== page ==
In this episode we discuss theory in a bit more detail, including information on diatonic chords, cadences and soloing within a key. Don't worry, there is nothing scary here!
The boys kick off with some basics, leading up to building a diatonic key. The first thing we need is to take our major scale. When you construct a key, you take the scale (in our case we'll be using the major scale) and build a chord from each of the 7 notes of that scale. The chord that you build can only use notes that are on that scale. For example, if you are using the key of C major, all of the chords must be built from the notes within the scale of C major. This is why the chords within the key of C major all work together and can be classed as being in the same key. Here is the formula you can apply to any major scale:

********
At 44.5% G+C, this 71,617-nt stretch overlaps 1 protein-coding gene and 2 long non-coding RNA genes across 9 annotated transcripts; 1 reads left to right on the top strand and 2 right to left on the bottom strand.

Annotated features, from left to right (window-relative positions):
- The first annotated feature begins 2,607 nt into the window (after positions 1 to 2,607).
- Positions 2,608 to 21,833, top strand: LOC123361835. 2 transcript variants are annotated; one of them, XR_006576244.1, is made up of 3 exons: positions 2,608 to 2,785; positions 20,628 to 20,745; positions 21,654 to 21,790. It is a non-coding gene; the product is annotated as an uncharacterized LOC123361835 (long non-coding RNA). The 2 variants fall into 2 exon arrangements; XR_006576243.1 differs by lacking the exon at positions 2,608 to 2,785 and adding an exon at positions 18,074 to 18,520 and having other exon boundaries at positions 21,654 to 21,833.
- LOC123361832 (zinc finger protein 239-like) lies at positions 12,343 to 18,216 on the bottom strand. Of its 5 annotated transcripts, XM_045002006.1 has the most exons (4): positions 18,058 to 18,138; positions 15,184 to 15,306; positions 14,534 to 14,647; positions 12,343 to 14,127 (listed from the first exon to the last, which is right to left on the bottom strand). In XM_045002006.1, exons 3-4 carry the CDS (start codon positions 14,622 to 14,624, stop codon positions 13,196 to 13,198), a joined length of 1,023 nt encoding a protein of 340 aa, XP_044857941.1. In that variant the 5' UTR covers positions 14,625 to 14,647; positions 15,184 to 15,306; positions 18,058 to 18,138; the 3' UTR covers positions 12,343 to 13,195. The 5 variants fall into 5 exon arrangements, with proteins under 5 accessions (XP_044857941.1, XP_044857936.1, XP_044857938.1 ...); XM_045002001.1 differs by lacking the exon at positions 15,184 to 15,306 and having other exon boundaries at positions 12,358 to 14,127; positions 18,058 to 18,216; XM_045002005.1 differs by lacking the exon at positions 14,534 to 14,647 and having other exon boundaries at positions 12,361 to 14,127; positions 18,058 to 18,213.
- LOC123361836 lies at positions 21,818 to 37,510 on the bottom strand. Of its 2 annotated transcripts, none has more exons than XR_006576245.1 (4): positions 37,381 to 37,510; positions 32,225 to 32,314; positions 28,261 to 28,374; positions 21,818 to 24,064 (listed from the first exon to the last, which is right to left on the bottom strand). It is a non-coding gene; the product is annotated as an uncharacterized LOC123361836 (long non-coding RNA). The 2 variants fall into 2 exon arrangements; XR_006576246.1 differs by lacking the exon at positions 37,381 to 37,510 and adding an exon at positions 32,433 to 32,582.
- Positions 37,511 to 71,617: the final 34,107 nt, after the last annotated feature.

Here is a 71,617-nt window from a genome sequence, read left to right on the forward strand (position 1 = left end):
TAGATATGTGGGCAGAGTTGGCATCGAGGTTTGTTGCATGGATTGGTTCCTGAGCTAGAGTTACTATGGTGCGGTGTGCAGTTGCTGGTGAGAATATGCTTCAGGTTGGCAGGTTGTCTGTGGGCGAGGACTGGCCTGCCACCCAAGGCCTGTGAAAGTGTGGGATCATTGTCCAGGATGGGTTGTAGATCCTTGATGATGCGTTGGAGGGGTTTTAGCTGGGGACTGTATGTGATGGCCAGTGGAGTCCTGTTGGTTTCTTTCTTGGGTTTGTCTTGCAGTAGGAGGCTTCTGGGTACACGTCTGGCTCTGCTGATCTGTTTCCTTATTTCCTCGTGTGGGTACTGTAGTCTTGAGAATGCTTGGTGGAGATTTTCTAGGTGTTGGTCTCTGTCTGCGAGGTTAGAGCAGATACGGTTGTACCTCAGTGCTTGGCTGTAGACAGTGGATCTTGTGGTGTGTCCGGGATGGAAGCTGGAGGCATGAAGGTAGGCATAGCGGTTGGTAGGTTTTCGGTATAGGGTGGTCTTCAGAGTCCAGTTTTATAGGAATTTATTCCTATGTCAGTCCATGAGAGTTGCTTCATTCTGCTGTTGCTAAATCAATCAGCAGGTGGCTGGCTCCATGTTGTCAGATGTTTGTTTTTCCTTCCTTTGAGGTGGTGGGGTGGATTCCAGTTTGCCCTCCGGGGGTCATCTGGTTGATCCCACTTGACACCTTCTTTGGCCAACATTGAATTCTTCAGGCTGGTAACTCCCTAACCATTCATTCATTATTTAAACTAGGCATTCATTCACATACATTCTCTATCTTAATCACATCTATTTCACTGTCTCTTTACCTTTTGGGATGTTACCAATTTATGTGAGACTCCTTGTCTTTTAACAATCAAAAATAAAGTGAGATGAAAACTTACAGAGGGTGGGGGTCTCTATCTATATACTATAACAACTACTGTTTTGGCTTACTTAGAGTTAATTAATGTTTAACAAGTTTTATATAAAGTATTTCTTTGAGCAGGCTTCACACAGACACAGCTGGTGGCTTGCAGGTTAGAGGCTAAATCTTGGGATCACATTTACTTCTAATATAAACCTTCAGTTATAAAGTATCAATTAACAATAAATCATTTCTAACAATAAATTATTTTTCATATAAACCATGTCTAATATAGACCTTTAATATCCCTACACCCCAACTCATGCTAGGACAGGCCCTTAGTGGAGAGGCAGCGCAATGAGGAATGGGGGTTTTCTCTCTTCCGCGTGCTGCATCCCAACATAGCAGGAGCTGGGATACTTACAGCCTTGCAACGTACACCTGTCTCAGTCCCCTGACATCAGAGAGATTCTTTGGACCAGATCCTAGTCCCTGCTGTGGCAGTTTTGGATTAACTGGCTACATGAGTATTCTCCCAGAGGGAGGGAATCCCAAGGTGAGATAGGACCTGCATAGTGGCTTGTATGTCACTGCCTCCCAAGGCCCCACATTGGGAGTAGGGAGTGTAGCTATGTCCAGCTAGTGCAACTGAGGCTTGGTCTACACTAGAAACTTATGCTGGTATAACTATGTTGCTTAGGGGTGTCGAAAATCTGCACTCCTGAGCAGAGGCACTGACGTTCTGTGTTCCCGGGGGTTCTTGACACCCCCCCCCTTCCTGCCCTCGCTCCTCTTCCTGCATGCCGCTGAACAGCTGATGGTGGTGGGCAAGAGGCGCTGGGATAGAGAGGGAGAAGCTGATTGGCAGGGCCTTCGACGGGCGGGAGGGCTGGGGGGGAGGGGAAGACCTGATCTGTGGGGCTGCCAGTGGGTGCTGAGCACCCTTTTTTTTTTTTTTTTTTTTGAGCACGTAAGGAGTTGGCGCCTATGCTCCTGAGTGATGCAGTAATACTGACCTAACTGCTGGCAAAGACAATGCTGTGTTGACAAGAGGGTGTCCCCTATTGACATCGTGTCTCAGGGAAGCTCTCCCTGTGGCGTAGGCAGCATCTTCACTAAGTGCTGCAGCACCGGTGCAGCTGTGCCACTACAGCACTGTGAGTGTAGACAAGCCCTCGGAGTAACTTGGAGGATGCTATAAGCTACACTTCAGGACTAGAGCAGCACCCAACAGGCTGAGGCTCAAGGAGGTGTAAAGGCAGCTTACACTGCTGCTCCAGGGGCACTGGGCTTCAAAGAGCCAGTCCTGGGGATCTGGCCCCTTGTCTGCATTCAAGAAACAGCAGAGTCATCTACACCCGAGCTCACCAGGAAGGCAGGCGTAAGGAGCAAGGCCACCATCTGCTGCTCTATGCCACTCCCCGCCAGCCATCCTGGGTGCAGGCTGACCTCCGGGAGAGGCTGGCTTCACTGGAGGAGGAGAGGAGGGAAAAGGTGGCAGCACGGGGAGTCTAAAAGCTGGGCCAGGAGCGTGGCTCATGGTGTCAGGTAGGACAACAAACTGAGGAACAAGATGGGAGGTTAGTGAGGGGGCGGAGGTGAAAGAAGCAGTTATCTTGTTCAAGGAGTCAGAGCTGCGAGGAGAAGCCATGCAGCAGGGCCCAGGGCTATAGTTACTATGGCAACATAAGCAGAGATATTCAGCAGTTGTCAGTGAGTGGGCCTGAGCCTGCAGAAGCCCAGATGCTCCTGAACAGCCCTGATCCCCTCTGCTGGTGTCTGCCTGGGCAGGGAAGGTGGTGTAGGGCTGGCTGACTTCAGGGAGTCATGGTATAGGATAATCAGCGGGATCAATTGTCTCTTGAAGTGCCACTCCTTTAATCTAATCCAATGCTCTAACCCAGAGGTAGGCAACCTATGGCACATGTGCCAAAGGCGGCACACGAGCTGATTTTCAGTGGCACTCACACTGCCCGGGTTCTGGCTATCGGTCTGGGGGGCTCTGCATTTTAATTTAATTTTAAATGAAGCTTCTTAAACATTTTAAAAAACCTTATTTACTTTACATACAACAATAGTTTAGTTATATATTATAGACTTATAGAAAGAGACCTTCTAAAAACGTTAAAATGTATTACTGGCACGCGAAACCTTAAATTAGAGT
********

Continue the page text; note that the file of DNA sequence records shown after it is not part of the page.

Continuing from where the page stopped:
major, minor, minor, major, major, minor, diminished
So here is an example of that in practice using the D major scale and that formula to create the key of D major. Try playing through all of these chords on the guitar and you will hear how they all 'work' together!
When we see guitar players jamming, there is an understanding of theory taking place. The person playing the chords understands the theory above. The lead player knows that, because the chords are all diatonic, and built from the scale, they can simply use those scale notes to solo with. In the example Thomas and Andy use, they are playing a C major to F major and using the C major scale over the top (shown below).